Texas Higher Education Coordinating Board proposes cuts to TEXAS grant
‘Retooling’ of program eligibility to combat growing number of students with need
Published: Thursday, November 15, 2012
Updated: Thursday, November 15, 2012 00:11
The Texas Higher Education Coordinating Board (THECB) has proposed a retooling of the Towards EXcellence, Access and Success Grant Program (TEXAS) for the next legislative session.
The THECB’s recommendation is to alter the grants, so that they are for less money, but would reach more students. The proposal is to leverage TEXAS Grants to cover academic charges for more students, and in turn would hopefully encourage more students to attend college.
Across the state, 18 out of 100 students who apply for TEXAS Grants receive the maximum amount to cover academic charges. For public universities, like Sam Houston State University, the maximum amount is $7,400 per year.
“Today, we try to maximize the award amounts to help cover tuition fees, textbooks, room and board, transportation, etc,” Dominic Chavez, THECB spokesperson, said. “If we continue to operate this way, we’ll only be able to serve 18 out of 100 students, meaning 82 percent won’t even receive money.”
Over the last five years there has been an 88 percent increase in the number of TEXAS grant eligible students. Based off the projected funding, $1.4 billion is needed over the next two years to fully fund all eligible TEXAS Grant students, which is three times the amount that is currently available.
“We want to make it to where students get more moderate award amounts to cover academic charges,” Chavez said. “This would cover up to 95 percent of needy students.”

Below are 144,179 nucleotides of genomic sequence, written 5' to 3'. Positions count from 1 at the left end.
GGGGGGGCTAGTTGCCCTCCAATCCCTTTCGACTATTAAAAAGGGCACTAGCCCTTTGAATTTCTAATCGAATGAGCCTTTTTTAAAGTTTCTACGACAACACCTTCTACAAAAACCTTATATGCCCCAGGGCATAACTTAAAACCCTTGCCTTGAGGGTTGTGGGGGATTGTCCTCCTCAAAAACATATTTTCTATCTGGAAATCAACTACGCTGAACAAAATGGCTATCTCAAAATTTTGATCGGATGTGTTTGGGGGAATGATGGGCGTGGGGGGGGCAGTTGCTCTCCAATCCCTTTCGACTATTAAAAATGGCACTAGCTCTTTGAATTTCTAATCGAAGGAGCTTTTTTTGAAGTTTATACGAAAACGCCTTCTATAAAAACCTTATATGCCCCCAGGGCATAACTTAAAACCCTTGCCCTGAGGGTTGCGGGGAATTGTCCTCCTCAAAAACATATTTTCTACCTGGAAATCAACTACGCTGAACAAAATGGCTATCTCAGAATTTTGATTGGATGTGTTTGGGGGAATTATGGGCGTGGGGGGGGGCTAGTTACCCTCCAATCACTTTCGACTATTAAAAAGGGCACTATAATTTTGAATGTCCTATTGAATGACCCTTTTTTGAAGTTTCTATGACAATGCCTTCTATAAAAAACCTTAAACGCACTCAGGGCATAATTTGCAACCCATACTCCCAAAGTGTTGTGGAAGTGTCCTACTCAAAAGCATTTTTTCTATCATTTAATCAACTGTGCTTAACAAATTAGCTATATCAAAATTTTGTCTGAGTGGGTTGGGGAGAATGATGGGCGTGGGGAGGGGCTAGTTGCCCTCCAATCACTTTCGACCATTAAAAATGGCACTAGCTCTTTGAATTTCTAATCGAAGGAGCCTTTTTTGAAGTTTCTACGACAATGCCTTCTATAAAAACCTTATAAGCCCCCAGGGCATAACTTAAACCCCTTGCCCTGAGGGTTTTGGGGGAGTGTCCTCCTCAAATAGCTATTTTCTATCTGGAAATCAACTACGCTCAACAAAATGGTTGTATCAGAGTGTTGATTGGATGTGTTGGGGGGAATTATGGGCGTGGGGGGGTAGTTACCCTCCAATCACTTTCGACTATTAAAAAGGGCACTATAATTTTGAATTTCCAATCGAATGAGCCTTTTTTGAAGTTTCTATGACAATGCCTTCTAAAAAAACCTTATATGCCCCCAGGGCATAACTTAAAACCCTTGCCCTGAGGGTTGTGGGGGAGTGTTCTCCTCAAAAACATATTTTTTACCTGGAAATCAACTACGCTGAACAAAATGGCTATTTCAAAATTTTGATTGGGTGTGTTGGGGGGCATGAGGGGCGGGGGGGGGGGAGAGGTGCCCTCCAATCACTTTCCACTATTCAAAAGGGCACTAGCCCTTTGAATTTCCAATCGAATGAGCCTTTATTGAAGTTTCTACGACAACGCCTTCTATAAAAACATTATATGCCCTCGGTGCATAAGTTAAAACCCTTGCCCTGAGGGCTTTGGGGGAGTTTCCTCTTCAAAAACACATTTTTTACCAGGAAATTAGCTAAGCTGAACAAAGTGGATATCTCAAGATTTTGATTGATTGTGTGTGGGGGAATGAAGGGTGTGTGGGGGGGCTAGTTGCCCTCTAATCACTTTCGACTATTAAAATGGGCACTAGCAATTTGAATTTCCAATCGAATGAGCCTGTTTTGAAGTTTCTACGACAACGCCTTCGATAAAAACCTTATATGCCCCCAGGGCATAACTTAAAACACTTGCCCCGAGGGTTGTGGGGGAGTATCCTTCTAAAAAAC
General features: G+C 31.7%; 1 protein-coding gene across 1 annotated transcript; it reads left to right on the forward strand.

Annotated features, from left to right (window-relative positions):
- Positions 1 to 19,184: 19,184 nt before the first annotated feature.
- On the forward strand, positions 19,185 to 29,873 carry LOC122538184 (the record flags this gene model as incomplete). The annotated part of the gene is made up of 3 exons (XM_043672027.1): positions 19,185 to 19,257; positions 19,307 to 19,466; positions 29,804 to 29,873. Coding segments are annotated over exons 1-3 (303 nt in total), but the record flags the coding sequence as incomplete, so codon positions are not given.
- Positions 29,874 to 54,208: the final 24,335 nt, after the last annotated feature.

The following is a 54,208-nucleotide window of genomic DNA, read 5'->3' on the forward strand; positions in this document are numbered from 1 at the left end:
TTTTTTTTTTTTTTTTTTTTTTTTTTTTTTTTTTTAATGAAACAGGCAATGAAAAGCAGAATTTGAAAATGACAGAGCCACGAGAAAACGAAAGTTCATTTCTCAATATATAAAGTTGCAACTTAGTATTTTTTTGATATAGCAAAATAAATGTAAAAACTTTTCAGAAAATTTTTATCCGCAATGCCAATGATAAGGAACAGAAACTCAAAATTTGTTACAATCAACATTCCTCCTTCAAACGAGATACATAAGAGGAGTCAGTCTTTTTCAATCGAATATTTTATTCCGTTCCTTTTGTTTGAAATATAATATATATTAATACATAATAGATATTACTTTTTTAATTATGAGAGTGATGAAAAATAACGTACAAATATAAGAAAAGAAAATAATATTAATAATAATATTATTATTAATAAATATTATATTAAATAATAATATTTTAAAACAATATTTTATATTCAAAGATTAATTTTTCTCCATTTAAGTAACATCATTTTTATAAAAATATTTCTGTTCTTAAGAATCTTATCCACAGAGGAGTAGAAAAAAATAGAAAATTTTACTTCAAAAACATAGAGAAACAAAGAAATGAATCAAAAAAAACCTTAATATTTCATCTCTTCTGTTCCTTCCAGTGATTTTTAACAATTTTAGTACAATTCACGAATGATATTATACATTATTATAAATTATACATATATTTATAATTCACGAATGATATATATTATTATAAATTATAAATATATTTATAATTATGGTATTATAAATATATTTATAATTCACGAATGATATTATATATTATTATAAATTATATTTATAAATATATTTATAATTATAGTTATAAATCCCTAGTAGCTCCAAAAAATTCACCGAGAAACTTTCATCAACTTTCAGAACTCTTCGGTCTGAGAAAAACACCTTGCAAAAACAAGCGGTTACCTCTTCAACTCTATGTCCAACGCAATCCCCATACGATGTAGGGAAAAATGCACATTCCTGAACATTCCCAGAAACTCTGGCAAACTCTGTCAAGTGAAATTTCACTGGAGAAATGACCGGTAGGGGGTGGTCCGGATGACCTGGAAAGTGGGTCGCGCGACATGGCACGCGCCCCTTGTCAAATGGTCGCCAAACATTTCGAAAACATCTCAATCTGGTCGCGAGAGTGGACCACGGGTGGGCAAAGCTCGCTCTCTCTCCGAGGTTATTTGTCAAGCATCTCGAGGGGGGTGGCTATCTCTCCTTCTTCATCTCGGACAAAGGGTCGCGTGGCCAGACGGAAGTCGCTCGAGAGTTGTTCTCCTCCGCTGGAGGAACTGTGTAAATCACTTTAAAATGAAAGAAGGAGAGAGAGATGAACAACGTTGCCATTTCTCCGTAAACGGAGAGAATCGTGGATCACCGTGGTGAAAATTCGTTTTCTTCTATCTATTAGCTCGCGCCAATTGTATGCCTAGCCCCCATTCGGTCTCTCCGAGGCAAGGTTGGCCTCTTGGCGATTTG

A student’s eligibility for a TEXAS Grant is determined by the university’s financial aid office.
We’re proposing to work with universities,” Chavez said. “The universities would make local decisions. Their financial aid offices make the decisions to accommodate students and give them the flexibility to dictate students’ award amounts.”
In 2011, the Legislature cut funding for TEXAS Grants for the first time in its history and established a model for distributing the awards that favored high-performing students.
“The bottom line is: To sustain TEXAS Grant money long term, we are going to have to rethink how we use it due to the diminished funding,” Chavez said.
During the Fall 2012 semester, a total of 1,666 SHSU students received TEXAS Grants.
“I agree with the proposal to an extent,” Bob Hoadley, political science sophomore and TEXAS Grant recipient, said. “Maybe in later years they can experiment to where students get more money or more of what they deserve, but for now I say we try this out.”
The requirements for those eligible would become somewhat stricter. If the proposal passes, in order to be eligible, students would have to take 12 hours per semester instead of the current nine. Also, the lifespan of the grant would be capped at eight regular semesters rather than the current 150 credit hours.
Under the recommendation, the TEXAS Grant Program would become a program that is exclusively for university students. Funding for community colleges would come from other sources and eligibility pathways for transfer students would also be opened up.
“This is a good thing,” Rosa Lopez, senior psychology major, said. “The economy is bad. People are in need of money, but what can we do? We can either be greedy or share the wealth. It will be a good thing [if it passes] because it is help, and any help is good.”
To find out their eligibility, students should check their Banner Self Service requirements.
For more information on TEXAS Grant eligibility, visit: www.shsu.edu/~fao_www/fa_intro/grants.html#Texas.
The SHSU Financial Aid Office failed to respond to repeated attempts of contact.